A few things.
I’ve always felt very temporary about myself. How best to sum it up? That moment in Heat, when Robert De Niro says someone once told him: “Don't let yourself get attached to anything you are not willing to walk out on in 30 seconds flat if you feel the heat around the corner” - that’s how to sum it up. I don’t have long-term contracts. I don’t have a mortgage, or a loan, or a phone contract, or a lease agreement on a car. Everything I have, I own myself - except where I live. I rent a loft and I’m happy with it. Because it’s not mine - I could give notice and leave it behind, move on. And so I’ve always done.
I went to Hong Kong 14 years and 2 months ago. It was supposed to be for a while, so see what happened. It was 11 years of trying new things and being isolated from baggage and stuff I didn’t need and left behind. Every few years I would have to move to a new flat, either through monetary or social reasons. It taught me that everything you have is just Stuff, and you don’t need half of what you think you do. When I got back and found that I had misplaced a whole box of Stuff, I wasn’t too upset. I was more concerned about how I’d made that much of a mistake, not about the Stuff itself. As it turns out, you can replace Stuff if you have enough money and access to Tinternet. So there’s that.
The problem now is that I’m back and I’m bored. I always thought I’d be here for a while, but now I’m not so sure. When I go to bed I wonder about other countries and where to go next. I think about getting a job in the U.S. so I can volunteer at Dragon*Con every year. I think about how easy it would technically and financially be to go to Europe and work there whilst the UK passport is still good. When I’m at work and people talk about problems and the state of the world, I wonder how I can volunteer for the Mars One programme. And that’s where things get depressing.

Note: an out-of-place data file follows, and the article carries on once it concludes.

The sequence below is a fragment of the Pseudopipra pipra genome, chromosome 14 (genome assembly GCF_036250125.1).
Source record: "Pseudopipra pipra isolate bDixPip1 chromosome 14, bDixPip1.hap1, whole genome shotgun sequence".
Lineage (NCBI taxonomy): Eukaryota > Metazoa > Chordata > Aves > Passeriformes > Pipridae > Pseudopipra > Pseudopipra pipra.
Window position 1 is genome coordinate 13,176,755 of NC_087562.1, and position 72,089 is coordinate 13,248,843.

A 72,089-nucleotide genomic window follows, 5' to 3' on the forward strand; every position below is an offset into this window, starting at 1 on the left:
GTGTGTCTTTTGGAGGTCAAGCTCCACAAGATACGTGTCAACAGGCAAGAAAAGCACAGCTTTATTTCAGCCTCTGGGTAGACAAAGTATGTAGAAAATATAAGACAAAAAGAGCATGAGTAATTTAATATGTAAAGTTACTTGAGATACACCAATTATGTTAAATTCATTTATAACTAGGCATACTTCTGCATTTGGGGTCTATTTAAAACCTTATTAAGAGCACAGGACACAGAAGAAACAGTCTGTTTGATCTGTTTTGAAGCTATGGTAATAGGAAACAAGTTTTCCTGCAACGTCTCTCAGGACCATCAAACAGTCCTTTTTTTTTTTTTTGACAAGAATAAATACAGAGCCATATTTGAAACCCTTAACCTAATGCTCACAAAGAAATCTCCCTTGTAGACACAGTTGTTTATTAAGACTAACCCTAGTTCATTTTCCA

See, it’s all Star Trek’s fault. We can all strive and work towards the best that we can make things, but there will always be people like Donald Trump or Radovan Karadzic bringing us all back down again. But part of you still wants to accomplish incredible things - to travel, to see, to try, to understand, to get away from everything familiar and experience The New. You wonder why you can’t just bring drinking water to an entire continent overnight, because you’ve thought of a way. Or how you can stop violence against a majority by changing everyone’s minds overnight.
And then it comes back to the reason, the excuse, the barrier: people. One person is great; one person can indeed change the world. But people? They’re arseholes. They’re stubborn, jealous, vindictive, tiny-minded, judgemental gits. And that will never change. You could have the secret of clean energy for the entire planet, and there’d still be someone trying to stop you before you could plug it in. You could have a sit-down with major world leaders and be on the verge of everyone saying “You know, you’re right - why are we even fighting about this? What a bunch of twats we’ve been all this time” and there’d be one person spiking the water with Stella to start a new punch-up.
So I guess I’ll just keep on keeping on. I’ll continue to go to work, turn up the music, lay on the alcohol, and watch Time roll by. I feel like I’m literally wasting (filling?) time until I finally die. I don’t want to, but the idea doesn’t scare me, either. It just fills me with sadness that I won’t have done anything worthwhile before I go. I think if I was on a plane or in a car crash or something where I had 3 seconds to realise the inevitable was about to happen, my reaction would be something like ‘well, shit’. Resignation, acceptance, disappointment. That’s what it would feel like.
In the meantime, I am trying to get an original fiction novel published. That’s going about as well as you’d expect - even though every time I send it off, I’m excited and hopeful. Give it two months with no favourable reply and I’m back to square one.
And so it goes.